Liked by 1 person

  5. Watching how people handle their dogs gives you insight into how they have or are handling their children.


  6. OMG, this is so frustrating. People let their dogs have control. I think the Dog Whisperer needs to visit your area. People used to say on his TV show, “but this dog is my child.” Well, would you let your child make his/her own decisions and run your household? I can’t stand when I see a dog controlling its owner. I’m so glad you said something to her, but like you said, she likely didn’t get the message. How inconsiderate and down right rude.


  7. I had a 120 pound Sammie. I also, early on, had a personal trainer to train me how to handle him. He was loved by all as a gentle giant. People should be screened before being allowed to have a dog. I know we have to many unwanted animals in shelters but turn the coin over and we have to many unwanted dogs by owners who only tolerate them and get by with behavior as you describe. Which life is more miserable for the dog…the shelter or the untrained owner.


    • Dogs definitely come with a lot of responsibility and I agree, if you aren’t naturally a good dog handler (I mean “handler” in the general sense) you should go for some lessons in dog obedience. It’s a misconception that these lessons are for training the dog. They are for training the owners how to handle a dog.

      Liked by 1 person

  8. It’s just horrible how some dog owners tolerate disobedience. An example, which I find is a good solution: in Prague you can take your dog to the obedience training and don’t have to pay for it. Whenever you see a dog in Prague (big or small) he is so obedient that one gets speechless. They all behave like, for example, a dog trained for blind people. Its a good idea I think. This leather whip for the owners made me laugh – would be another solution …


  9. I read this last night and couldn’t comment, but wanted to come back to it. This post is really a marvelous essay–I love the structure how you go into a series of questions with the same answer and then the whole notion of nothing changes. Really lovely.


  10. Good on you. I’ve become a fascist when it comes to dogs and mess!


    • Thanks for your support, Nancy. I don’t like confrontation, but I also don’t like to be used and abused. Maybe the woman will try to get better control of her dog – at least when she’s in front of our yards.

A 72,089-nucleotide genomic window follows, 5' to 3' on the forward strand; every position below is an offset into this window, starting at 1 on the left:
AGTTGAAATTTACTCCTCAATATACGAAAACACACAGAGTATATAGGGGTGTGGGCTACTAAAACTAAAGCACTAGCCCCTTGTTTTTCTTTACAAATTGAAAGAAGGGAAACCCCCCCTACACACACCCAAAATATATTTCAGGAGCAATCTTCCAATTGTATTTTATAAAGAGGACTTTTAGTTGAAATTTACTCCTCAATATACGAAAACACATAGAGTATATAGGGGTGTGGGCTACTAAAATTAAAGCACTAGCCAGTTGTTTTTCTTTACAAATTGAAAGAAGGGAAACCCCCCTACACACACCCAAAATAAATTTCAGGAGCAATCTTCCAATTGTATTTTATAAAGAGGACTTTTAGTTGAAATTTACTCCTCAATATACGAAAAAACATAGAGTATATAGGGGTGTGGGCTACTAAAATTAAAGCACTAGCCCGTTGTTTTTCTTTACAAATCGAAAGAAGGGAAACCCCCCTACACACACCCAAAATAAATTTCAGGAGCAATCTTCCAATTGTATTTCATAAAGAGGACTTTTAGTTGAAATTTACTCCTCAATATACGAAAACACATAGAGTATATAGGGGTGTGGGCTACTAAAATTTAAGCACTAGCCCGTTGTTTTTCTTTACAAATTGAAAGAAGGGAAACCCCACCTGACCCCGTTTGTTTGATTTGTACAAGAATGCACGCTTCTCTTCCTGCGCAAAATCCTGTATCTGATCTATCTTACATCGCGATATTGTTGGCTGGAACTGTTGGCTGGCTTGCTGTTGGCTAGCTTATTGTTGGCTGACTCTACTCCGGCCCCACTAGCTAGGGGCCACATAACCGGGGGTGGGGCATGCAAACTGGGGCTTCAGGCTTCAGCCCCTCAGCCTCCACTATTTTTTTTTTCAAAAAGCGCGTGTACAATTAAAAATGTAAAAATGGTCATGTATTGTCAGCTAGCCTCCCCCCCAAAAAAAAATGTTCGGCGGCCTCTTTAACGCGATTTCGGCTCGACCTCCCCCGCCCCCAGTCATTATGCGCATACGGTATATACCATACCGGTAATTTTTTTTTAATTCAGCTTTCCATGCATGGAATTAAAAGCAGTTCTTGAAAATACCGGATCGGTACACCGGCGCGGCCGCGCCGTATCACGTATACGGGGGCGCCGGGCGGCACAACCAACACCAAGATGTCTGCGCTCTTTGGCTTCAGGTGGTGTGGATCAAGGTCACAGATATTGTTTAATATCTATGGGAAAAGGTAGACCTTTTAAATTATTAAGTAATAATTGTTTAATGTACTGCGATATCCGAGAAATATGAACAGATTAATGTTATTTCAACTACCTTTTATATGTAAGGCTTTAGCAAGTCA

11. My Mom is 86 years old and has a little dog, but over her lifetime she has been a good dog owner, carrying little baggies in her pockets and making sure her dog would not ruin plants, flowers or bushes. My Dad was very good at supervising dogs, as my two brothers also were very structured in their training and following the rules of etiquette with their dogs. I am appalled that my Mom is still leaning over and picking up her dog’s leavings, while there are many older people in her senior living apartments who Don’t!
    I also want you to know in the summer time people cut through this group of apartments and my Mom will shout out, hoping to let them know, “Hey! The sign says 25 miles an hour! You are driving too fast!” I think it is good to be a kind neighbor and friend by sticking your neck out and telling people you run into how they should act. Too bad many dog owners aren’t very polite and there are those few who are thoughtless. Too bad they couldn’t fine those who do this. I bet my Mom would be writing down license plates, if people were coming there by the two little lakes in their apartment ‘neighborhood’ if they brought dogs and got out to walk them there!! That is horrible, Anneli!

    Liked by 1 person

  12. Hope that your Emma is feeling better. Lucky dog to have such a good home and loving owners.


  13. And it IS the owners….not the animals, sadly, that need to use common sense and courtesy. I came upon an adult and stranger to me ~ “human” ~ in my back yard last week. He had climbed our six foot privacy fence to look for a toy he’d lost. I have a doorbell and I was home. I was not expecting to turn the corner and see this human. Needless to say….he left promptly thru the gate that I unlocked for him. I explained we do not climb the fence and trespass and scare the bejebbies out of home owner. I just thought that was common sense. UGH! 🙂

    Liked by 1 person